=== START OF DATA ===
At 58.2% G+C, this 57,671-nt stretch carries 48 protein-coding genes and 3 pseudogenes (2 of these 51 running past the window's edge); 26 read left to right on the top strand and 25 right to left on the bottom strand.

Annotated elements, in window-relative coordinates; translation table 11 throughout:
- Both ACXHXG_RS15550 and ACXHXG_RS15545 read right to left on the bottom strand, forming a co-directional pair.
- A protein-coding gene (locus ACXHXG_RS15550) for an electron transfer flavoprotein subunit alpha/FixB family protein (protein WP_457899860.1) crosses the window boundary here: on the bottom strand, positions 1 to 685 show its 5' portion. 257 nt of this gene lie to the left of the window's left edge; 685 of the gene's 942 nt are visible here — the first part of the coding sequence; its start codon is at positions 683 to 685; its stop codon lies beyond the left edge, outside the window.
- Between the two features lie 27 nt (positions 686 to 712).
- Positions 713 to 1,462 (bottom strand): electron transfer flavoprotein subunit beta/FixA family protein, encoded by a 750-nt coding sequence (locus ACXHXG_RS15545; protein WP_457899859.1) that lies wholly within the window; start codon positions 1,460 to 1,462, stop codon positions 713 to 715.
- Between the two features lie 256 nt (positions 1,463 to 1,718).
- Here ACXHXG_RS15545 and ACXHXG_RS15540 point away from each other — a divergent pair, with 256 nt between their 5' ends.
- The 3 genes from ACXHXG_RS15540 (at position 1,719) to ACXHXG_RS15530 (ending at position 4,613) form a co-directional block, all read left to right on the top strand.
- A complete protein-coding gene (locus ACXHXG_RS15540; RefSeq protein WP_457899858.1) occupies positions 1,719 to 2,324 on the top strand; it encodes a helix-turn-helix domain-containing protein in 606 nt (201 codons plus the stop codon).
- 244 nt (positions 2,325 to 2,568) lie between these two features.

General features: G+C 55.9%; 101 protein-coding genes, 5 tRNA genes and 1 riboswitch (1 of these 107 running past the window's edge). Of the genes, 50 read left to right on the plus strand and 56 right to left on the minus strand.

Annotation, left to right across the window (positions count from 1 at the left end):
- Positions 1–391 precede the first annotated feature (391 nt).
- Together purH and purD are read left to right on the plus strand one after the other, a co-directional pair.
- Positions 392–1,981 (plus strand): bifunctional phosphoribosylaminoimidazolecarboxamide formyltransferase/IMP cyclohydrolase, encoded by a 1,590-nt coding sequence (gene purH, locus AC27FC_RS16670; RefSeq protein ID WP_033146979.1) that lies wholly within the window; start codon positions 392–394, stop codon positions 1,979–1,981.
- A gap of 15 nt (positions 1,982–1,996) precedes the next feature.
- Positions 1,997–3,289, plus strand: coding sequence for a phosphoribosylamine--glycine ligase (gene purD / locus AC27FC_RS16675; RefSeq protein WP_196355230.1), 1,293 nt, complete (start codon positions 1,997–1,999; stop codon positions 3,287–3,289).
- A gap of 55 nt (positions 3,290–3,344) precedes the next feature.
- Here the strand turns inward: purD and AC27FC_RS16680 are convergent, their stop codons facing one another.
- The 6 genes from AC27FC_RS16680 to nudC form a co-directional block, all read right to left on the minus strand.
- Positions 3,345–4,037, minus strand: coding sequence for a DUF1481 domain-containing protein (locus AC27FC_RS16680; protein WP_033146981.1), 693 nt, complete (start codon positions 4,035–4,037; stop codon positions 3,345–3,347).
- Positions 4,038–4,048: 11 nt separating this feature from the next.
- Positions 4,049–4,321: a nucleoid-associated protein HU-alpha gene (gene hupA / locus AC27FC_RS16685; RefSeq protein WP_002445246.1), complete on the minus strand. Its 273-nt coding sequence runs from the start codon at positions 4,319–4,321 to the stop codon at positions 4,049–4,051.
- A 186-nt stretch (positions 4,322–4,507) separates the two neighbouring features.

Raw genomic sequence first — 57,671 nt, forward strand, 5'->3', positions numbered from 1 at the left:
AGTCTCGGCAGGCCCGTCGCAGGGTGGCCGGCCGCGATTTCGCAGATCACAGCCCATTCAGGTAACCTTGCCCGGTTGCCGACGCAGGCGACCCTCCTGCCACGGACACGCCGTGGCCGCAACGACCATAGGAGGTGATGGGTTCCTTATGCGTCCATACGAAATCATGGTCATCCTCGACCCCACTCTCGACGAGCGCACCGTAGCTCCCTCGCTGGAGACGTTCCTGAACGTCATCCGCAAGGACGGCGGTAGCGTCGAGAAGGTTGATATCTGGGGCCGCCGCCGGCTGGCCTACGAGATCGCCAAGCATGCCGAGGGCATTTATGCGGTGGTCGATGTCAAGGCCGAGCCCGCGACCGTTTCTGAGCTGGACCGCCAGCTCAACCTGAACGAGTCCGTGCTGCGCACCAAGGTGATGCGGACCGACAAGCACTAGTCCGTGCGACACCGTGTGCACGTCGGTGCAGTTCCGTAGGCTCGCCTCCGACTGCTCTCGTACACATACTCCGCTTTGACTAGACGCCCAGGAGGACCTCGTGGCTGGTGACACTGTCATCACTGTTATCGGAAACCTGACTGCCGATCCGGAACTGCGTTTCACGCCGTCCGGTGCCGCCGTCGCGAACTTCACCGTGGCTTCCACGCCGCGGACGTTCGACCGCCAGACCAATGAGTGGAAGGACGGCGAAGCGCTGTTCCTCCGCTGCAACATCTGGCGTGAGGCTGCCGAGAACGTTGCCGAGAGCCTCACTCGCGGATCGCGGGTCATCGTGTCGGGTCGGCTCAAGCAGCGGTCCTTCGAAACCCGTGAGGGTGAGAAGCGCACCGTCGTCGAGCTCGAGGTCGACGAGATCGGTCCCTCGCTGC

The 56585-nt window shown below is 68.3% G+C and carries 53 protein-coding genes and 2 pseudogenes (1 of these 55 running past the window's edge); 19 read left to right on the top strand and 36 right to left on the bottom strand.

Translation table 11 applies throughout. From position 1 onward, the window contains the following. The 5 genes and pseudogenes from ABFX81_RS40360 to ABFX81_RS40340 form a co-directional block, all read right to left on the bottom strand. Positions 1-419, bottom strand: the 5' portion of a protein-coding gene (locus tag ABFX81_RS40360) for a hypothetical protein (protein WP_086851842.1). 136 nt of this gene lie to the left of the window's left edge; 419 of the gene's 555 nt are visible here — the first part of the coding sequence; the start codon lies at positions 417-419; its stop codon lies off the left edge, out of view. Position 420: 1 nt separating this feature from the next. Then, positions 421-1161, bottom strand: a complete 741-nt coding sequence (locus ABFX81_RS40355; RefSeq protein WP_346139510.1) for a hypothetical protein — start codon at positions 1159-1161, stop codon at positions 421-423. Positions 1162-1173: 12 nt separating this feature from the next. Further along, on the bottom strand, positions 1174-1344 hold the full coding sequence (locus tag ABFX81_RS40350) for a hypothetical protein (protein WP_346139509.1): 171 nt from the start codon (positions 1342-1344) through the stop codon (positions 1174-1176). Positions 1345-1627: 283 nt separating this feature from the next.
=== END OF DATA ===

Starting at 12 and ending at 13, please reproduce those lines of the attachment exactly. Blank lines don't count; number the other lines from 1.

General features: G+C 55.9%; 101 protein-coding genes, 5 tRNA genes and 1 riboswitch (1 of these 107 running past the window's edge). Of the genes, 50 read left to right on the plus strand and 56 right to left on the minus strand.

Annotation, left to right across the window (positions count from 1 at the left end):